Some thoughts about B2B eCommerce.
B2B eCommerce has been part of my life since 1999 when I worked for the John Harland Company. At that time, I was on a team creating and deploying an internet site for bank employees to order checks for their customers. In the last fifteen years I have worked with both B2B and B2C sites and I can say that B2B sites are different. Business approach B2B differently. B2B development efforts focus on different aspects of eCommerce.
Much of B2B eCommerce focus is on functionality and features. The development teams often focus on the business workflows within the customer’s business as a way to add value. As a result, there is less focus on customer experience created by UI designs than a B2C site. There is less focus on metrics like conversion and bounce rates. When I product managed a B2B site I liked to ask, “how can we create a flow that reduces speed bumps and just enables the customer to complete the transaction they signed-on to complete?” In other words, let’s not trip the customer and just let them create a transaction. B2C sites like to create diversions in hopes that customers will add more items to the cart before completing check-out.
Andy Hoar of Forrester recently blogged that US B2B eCommerce is forecasted to reach $1.1 trillion dollars by 2020. This is not surprising, because technology continues advance to put capabilities in the hands of those that purchase for businesses.
Hoar cites a couple of contributing reasons:
- Today 70% of B2B purchases are researched online but only 30% are purchased online. Forrester predicts that gap will shrink.
- The economics of electronic order fulfillment are better than manual orders. Businesses know that electronic orders reduce costs in order entry labor, phone support, and supplies. Not to mention electronic orders typically create faster fulfillment times for the customer. When I worked for Harland we called this idea “Channel Shift”. There was a metric each year to incrementally reduce manual orders by increasing electronic orders. We even knew the dollar amount of cost take-out associated with shifting 1% of orders to our eCommerce channels.
But wait. Other factors are at play that influence the number of B2B eCommerce orders.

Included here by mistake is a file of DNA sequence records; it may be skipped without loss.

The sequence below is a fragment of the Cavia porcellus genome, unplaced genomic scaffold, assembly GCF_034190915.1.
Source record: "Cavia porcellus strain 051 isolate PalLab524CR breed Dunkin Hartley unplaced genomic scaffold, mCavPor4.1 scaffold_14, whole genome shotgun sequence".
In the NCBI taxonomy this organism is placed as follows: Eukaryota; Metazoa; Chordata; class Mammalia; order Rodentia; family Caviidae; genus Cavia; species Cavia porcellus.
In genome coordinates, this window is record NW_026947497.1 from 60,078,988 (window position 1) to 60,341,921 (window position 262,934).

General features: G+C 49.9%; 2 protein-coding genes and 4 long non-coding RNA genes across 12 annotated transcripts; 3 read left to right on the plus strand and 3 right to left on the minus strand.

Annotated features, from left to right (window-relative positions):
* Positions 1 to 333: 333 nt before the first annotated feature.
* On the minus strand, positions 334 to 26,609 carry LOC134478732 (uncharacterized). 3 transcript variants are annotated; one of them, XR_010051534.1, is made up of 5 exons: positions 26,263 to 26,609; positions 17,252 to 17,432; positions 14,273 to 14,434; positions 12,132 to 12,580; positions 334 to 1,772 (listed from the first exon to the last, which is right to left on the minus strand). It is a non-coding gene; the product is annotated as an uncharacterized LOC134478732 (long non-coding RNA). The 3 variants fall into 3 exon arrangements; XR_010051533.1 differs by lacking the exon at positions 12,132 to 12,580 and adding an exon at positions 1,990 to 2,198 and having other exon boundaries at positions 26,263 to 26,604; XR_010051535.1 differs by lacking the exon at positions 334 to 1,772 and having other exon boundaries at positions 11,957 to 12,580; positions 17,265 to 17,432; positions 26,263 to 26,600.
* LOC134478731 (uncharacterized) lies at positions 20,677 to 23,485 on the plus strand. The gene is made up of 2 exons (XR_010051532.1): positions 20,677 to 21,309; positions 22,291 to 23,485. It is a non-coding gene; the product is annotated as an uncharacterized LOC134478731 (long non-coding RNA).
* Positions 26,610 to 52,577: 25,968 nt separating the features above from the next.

As I think through my experience and challenges my teams have encountered with “channel shift” a couple of things jump out:
1. Custom orders – eCommerce sites are easier when the product set for a customer is SKU driven from a catalog. The workflow changes when customers are allowed to customize a product. As the number of customizable features grows so does the level of complexity.
But more than the technology challenge with custom products is the education and knowledge challenge with the product set. Buyers on B2B eCommerce sites are not necessarily experts on the products they are purchasing. They rely on the research and the company representatives for this expertise.
2. Relationships – Much of the B2B commerce marketplace is built on relationships. A successful salesperson will add value to a relationship by bringing product expertise to the discussion with the customer. The successful salesperson will show the customer how the product can be used within the customer’s business to drive value.
Believe me, I want to enable and influence channel shift. But this is more than a technology puzzle. There are businesses processes, product attributes, and people relationships that are part of the equation. I haven’t found a set magic formula or one-size-fits all approach. What is clear is that businesses and customers are looking for ways to use technology to make their processes more efficient. With both sides looking for a solution, success is there for the taking.
Onward and upward!